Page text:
An expert retained by the House Government Reform Committee said yesterday that he believes an FBI agent fired shots during the bureau's 1993 siege of the Branch Davidian compound near Waco, Tex., a view that is at odds with the FBI's consistent position that none of its agents fired at any time.
Carlos Ghigliotti, an expert in thermal imaging and videotape analysis who has done work for the FBI, said he has spent hundreds of hours reviewing various tapes of the siege, including a newly released FBI audio recording that was part of a videotape turned over to Congress recently in response to a subpoena.
Based on his review, Ghigliotti said he is convinced that during the final assault on April 19, 1993, an FBI agent shot in the direction of the Branch Davidian compound.
"I conclude that the FBI fired shots on that day," Ghigliotti said in an interview yesterday. "I conclude this based on the ground-view videotapes taken from several different angles simultaneously and based on the overhead thermal tape. The gunfire from the ground is there, without a doubt."
After being briefed yesterday by Ghigliotti, Rep. Dan Burton (R-Ind.), chairman of the committee that retained Ghigliotti as a witness, said: "What we have heard from this expert is troubling, but we think it is premature to make any final determination. We don't want to go off half-cocked. As soon as we get all the necessary information, we will hold hearings and present the information to the American people."
Ghigliotti, owner of Infrared Technologies Corp. in Laurel, said the tapes also confirm that the Davidians fired at FBI agents repeatedly during the assault. Although FBI agents were operating under rules that permitted them to return fire, bureau officials have maintained that no agents fired any shots, a position that has not changed since the day of the raid.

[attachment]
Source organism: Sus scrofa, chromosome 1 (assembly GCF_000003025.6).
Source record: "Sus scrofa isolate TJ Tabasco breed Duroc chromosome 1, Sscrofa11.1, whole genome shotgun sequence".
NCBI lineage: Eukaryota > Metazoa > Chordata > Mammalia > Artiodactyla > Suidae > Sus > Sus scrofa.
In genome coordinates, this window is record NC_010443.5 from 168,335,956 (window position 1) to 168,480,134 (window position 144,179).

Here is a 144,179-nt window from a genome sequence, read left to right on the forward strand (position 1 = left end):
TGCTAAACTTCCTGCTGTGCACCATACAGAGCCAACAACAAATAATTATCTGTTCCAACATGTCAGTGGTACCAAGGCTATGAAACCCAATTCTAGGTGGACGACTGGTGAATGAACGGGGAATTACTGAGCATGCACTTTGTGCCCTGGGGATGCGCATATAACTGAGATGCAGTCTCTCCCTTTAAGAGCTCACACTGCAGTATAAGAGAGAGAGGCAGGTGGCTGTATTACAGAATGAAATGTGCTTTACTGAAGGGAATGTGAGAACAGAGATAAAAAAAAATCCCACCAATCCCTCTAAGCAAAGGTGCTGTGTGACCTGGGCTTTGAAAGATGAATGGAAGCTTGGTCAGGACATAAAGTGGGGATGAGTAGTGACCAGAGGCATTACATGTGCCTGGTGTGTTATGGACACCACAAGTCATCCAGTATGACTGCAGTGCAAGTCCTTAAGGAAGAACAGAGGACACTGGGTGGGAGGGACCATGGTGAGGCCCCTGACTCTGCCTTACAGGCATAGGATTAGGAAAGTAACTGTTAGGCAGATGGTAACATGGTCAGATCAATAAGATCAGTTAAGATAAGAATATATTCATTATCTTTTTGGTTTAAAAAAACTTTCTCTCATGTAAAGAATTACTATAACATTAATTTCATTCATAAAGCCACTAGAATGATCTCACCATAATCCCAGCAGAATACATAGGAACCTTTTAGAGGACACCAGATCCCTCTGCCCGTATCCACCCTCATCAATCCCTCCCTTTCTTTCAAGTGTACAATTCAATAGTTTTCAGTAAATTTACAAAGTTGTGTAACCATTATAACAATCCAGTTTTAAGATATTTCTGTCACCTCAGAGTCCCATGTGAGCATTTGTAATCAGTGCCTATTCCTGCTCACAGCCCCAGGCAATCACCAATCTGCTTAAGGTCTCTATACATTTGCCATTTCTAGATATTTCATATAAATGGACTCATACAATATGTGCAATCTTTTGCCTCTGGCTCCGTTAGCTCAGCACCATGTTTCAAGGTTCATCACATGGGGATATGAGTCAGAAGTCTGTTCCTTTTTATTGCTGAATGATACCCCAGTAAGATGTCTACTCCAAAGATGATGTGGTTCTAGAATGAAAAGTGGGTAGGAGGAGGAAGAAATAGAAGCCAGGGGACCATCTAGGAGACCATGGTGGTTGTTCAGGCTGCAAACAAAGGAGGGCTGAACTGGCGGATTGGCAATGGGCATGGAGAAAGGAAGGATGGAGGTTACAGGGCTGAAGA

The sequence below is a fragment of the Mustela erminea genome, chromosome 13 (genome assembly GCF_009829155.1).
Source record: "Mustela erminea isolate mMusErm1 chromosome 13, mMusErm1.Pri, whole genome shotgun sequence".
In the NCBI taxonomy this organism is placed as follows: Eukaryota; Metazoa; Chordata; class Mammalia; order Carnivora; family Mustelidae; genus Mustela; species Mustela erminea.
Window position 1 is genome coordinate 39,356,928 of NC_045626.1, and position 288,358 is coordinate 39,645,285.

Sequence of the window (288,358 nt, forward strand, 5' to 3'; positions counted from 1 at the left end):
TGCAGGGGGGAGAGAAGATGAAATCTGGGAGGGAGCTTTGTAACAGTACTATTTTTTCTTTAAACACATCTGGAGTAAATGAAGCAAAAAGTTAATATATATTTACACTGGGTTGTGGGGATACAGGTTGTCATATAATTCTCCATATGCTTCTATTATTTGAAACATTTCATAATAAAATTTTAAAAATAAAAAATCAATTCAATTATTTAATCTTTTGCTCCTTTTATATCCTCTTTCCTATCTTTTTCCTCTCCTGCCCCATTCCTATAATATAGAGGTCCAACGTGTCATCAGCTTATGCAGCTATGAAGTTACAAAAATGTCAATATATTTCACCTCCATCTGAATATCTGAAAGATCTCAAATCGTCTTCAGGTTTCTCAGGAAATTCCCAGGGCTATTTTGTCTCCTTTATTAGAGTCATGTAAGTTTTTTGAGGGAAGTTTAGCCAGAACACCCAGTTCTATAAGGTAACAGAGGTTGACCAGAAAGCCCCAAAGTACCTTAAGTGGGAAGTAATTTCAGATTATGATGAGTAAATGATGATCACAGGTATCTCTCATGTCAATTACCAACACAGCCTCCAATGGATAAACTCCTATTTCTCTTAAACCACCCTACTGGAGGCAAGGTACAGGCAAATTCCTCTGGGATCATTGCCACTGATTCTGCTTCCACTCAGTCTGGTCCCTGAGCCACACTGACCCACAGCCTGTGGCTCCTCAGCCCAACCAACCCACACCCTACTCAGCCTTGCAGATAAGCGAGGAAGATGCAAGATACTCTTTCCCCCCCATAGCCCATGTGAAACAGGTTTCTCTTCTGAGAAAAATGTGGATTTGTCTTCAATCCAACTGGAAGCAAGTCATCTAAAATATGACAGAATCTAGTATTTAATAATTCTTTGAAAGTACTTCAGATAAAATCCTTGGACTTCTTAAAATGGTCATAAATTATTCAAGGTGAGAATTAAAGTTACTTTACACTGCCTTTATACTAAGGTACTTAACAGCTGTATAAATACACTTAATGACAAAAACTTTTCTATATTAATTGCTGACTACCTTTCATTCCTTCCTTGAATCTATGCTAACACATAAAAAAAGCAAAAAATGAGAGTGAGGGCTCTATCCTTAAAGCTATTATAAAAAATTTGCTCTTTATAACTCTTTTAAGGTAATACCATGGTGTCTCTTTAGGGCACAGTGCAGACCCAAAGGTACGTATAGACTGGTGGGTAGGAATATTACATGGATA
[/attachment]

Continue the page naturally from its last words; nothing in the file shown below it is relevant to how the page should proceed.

About 75 Branch Davidians perished in a fire that erupted during the assault. Ghigliotti is not asserting that any injuries or deaths were caused by FBI gunfire.
For years, there have been allegations that federal agents fired automatic weapons at the Branch Davidians from behind the compound, an area that was not visible to the media. These assertions were popularized in the 1997 documentary "Waco: The Rules of Engagement."
Ghigliotti said he has not arrived at any conclusion on those allegations. Rather, he has focused on three videotapes taken by news agencies that day and on the new audio tape, which is part of an FBI surveillance video.
The newly released FBI recording indicates that someone was firing shots about 12:44 p.m. and includes expressions of surprise from FBI employees circling in a plane overhead. "You can hear it," one FBI employee in the plane says of the gunfire, which federal agents believed was coming from a man with a handgun north of the compound. However, the tape does not make clear who was firing, and an FBI effort to locate the gunman was unsuccessful.
Ghigliotti said he believes the gunfire came from an FBI agent and was picked up by his microphone as he fired. He said the videotapes he reviewed show gunfire toward the compound at the time that the audio is picking up the shots. Several armored vehicles were clustered in the area of the gunfire, according to Ghigliotti.
From 1991 to 1995, Ghigliotti, 42, was paid by the FBI as a thermal imaging expert on an array of environmental dumping cases, according to an FBI document. Ghigliotti "performed reliable work for the FBI," the 1995 document states.
In 1993, Ghigliotti was sentenced to 18 months of unsupervised probation and fined $250 for assaulting the owner of a dump site. Ghigliotti, who had prepared documents for a Maryland environmental agency, alleged that the dump site owner duped him by posing as a county watchman to improperly gain access to the documents.
Ghigliotti's allegation of FBI gunfire came as former Missouri senator John C. Danforth met yesterday in Texas with attorneys for families of Branch Davidians who died in the siege, who have filed a wrongful-death suit. Danforth was appointed Waco special counsel last month by Attorney General Janet Reno, who directed him to answer a number of key questions, including whether FBI agents fired their weapons.
Michael Caddell, the lead lawyer in the $100 million wrongful-death suit, claimed that he also has new information relating to possible FBI gunfire and said that he intends to give it to Danforth. Based on clearer, newly released FBI infrared surveillance tapes, Caddell contends that there was a gun battle between Davidians and federal agents on April 19 and that gunfire was coming from at least three government positions. "Folks are shooting from both sides," he said.
FBI spokesman John Collingwood said, "We would hope in the end that both Congress and Senator Danforth will have access to every single piece of information . . . that has emerged relating to Waco. That, more than anything, will help the FBI restore its credibility on this issue."